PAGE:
The human respiratory system possesses respiratory organs that facilitate the breathing process. Also discussed are the various respiratory volumes and capacities. Exchange and transport of gases is an important concept that needs the attention of students. Finally, it also discusses the various respiratory disorders which students are made aware of.

Key Features of NCERT Solutions for Class 11 Biology Chapter 17 – Breathing and Exchange of Gases

  • NCERT solutions are comprehensive and developed by subject experts
  • Solutions are provided step-by-step for better understanding
  • Solutions are solved in the most efficient manner
  • Solutions are provided in scrollable, pdf format, ready to download
  • Apart from clearing doubts, solutions provide in-depth knowledge of specific topics through the questions asked

Frequently Asked Questions on Breathing and Exchange of Gases

Define vital capacity?

Vital capacity can be defined as the maximum volume of air a person can breathe in post a force expiration.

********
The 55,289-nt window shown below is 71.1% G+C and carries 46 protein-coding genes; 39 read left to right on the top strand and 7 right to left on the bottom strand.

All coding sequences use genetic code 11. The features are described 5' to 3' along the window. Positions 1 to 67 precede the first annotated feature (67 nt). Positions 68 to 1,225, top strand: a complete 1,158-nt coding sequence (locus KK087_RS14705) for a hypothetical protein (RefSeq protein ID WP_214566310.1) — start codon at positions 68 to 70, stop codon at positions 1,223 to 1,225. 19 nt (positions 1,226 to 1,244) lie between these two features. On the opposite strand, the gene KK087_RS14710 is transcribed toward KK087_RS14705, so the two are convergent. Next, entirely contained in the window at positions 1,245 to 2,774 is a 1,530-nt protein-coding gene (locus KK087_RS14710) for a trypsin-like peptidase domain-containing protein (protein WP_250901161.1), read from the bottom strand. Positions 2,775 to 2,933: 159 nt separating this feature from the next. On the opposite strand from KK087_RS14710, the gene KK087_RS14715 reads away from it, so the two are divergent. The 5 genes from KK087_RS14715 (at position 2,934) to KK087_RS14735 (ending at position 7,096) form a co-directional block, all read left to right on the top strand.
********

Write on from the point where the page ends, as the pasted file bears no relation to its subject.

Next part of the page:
How is respiration regulated?

The medulla region of the brain having the respiratory rhythm center, is chiefly responsible for the regulation process of respiration. The function performed by the respiratory rhythm center can be altered by the pneumotaxic center through signals to reduce the inspiration rate. The chemo sensitive area located near the respiratory centre is sensitive to hydrogen ions and carbon dioxide. This are sends signals to alter the rate of expiration to eliminate compounds.
The levels of carbon dioxide and hydrogen ions in the blood is detected by the receptors located in the carotid artery and the aorta. As and when the carbon dioxide level increases, the respiratory centre sends across nerve impulses for the required changes.

What happens to the respiratory process in a man going up a hill?

As we go up higher, the altitude increases. At this altitude, the concentration of atmospheric oxygen is lesser, which means to say that the partial pressure of oxygen declines. This situation of inadequate oxygen-supply, demands more of oxygen. In order to increase the supply of oxygen to the blood, the man begins to breathe rapidly. Therefore, it causes an increase in the heart rate to be able to meet the demand of oxygen supply.

Define oxygen dissociation curve?

A graph attained when the percentage saturation of haemoglobin with oxygen is plotted against the partial pressure of oxygen.